Green Energy

By: Jason Lanning
By: Jason Lanning

Nevitas Energy based in Minneapolis is announcing plans to build a 2,000 acre windmill farm between Paw Paw and Compton in south east Lee County.

More than 30 windmills will be built, supplying 15,000 customers with Green Energy.

Energy generated will be transferred directly into Commonwealth Edison’s power grid.

The project will cost an estimated $50 million; the project has already set to receive a $2.7 million state grant.

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Quick Facts About Wind Energy

What is wind energy?

The terms "wind energy" or "wind power" describe the process by which the wind is used to generate mechanical power or electricity.

Wind turbines convert the kinetic energy in the wind into mechanical power. This mechanical power can be used for specific tasks (such as grinding grain or pumping water) or a generator can convert this mechanical power into electricity to power homes, businesses, schools, and the like.

What causes the wind to blow?

Wind is a form of solar energy. Winds are caused by the uneven heating of the atmosphere by the sun, the irregularities of the earth's surface, and rotation of the earth.

Wind flow patterns are modified by the earth's terrain, bodies of water, and vegetative cover. This wind flow, or motion energy, when "harvested" by modern wind turbines can be used to generate electricity.

When was wind energy first used?

Since earliest recorded history, wind power has been used to move ships, grind grain and pump water. There is evidence that wind energy was used to propel boats along the Nile River as early as 5000 B.C. Within several centuries before Christ, simple windmills were used in China to pump water.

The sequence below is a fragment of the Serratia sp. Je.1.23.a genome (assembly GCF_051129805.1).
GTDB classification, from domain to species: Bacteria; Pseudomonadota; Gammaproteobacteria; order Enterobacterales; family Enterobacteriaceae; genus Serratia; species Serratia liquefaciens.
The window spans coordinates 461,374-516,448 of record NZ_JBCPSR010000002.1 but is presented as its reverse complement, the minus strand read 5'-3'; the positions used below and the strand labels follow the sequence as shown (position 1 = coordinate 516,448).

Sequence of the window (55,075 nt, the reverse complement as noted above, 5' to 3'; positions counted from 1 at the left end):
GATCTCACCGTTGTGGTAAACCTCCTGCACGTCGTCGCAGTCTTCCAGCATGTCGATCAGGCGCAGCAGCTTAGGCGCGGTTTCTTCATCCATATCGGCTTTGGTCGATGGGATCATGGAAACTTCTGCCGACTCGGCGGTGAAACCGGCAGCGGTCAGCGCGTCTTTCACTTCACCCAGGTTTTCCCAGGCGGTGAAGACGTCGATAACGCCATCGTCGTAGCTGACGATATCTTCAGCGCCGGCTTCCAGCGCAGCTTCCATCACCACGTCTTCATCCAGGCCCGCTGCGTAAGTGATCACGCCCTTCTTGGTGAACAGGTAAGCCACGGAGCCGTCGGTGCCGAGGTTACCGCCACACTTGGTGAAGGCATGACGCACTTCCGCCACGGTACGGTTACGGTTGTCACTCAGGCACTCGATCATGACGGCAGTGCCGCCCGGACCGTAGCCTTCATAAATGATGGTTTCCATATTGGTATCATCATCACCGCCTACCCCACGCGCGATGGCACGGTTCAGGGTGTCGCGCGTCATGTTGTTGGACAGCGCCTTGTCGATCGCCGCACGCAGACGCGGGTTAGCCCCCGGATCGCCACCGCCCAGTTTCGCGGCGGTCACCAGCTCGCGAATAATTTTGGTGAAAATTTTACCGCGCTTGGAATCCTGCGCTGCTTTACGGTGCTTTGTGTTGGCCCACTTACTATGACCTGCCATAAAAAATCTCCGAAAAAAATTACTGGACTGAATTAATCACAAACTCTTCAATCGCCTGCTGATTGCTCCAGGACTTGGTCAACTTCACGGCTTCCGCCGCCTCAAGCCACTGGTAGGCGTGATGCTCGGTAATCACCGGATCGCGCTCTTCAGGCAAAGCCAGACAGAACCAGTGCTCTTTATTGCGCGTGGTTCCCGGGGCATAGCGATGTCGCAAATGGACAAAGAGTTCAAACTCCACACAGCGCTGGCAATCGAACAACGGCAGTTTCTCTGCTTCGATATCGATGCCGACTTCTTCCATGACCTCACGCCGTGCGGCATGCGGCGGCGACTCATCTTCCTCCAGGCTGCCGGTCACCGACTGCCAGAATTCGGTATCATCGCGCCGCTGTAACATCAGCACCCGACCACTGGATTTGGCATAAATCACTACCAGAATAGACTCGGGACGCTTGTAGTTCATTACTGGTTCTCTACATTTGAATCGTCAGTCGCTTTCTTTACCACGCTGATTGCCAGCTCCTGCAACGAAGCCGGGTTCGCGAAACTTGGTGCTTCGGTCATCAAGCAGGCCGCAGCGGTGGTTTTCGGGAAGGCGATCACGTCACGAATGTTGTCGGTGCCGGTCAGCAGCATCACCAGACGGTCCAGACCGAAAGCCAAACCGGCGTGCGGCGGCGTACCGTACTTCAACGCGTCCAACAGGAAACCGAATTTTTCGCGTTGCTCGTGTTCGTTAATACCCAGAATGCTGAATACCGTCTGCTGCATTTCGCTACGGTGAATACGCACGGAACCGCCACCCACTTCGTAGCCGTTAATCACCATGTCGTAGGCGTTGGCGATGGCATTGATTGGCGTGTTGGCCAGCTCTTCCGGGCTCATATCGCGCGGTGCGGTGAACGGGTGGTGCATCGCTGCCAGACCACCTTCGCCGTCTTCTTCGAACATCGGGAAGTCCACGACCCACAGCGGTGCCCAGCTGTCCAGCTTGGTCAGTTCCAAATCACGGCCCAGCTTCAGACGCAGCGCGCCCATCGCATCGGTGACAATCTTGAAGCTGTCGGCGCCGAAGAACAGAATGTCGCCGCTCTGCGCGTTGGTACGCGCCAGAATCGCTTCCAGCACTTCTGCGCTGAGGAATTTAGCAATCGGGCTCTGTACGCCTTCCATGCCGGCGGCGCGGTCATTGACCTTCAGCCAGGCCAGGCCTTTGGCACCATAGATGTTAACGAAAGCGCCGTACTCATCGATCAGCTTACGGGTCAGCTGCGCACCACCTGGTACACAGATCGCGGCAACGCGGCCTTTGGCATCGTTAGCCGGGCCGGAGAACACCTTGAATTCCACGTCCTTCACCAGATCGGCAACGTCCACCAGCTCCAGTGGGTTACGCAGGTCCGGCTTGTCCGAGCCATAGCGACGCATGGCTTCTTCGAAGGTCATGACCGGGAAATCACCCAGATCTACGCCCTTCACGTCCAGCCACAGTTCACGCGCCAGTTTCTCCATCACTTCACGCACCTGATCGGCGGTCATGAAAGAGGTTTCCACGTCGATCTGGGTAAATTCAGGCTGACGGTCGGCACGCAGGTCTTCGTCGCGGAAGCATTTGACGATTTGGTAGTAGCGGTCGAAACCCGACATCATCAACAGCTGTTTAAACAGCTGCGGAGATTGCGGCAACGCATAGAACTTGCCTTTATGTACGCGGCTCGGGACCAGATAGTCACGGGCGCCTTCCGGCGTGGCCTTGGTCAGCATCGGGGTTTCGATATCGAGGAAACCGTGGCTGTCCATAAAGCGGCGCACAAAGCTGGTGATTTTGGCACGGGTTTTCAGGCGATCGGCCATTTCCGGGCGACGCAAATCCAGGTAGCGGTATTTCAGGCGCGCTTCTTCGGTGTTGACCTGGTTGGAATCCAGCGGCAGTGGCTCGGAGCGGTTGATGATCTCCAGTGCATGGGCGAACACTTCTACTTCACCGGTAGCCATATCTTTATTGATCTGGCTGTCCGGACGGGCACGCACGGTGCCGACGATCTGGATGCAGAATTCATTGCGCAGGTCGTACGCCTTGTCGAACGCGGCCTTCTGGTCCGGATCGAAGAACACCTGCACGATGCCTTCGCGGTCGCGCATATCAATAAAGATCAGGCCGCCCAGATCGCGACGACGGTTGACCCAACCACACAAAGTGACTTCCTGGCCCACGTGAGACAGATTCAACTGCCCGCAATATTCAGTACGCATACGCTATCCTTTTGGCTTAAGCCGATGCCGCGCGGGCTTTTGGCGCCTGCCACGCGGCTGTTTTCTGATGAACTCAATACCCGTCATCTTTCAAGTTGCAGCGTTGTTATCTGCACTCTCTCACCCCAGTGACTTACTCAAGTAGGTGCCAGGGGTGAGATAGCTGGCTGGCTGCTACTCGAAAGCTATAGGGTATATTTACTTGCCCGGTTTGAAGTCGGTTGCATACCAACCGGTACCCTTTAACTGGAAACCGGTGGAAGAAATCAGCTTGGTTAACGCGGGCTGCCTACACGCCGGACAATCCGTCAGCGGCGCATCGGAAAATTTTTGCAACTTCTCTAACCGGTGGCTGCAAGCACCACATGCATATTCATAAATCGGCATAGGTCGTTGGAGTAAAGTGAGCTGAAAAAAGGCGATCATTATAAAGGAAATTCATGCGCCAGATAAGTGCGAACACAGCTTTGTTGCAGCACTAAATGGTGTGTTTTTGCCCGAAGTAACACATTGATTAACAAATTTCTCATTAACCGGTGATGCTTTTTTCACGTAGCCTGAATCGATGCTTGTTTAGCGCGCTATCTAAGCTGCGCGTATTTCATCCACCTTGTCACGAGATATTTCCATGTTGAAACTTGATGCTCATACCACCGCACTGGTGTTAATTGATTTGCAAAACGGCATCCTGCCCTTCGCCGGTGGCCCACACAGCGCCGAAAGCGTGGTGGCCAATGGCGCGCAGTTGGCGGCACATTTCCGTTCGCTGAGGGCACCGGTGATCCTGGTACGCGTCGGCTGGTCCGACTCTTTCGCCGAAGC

In the United States, millions of windmills were erected as the American West was developed during the late 19th century.

Most of them were used to pump water for farms and ranches. By 1900, small electric wind systems were developed to generate direct current, but most of these units fell into disuse as inexpensive grid power was extended to rural areas during the 1930s.

By 1910, wind turbine generators were producing electricity in many European countries.

How is the energy in the wind captured?

Wind turbines, like aircraft propeller blades, turn in the moving air and power an electric generator which supplies an electric current. Modern wind turbines fall into two basic groups; the horizontal-axis variety, like the traditional farm windmills used for pumping water; and the vertical-axis design, like the eggbeater-style Darrieus model, named after its French inventor.

Modern wind technology takes advantage of advances in materials, engineering, electronics, and aerodynamics. Wind turbines are often grouped together into a single wind power plant, also known as a wind farm, and generate bulk electrical power.

Electricity from these turbines is fed into the local utility grid and distribute to customers just as it is with conventional power plants.

Source: http://www.eren.doe.gov/wind/web.html (U.S. Department of Energy).


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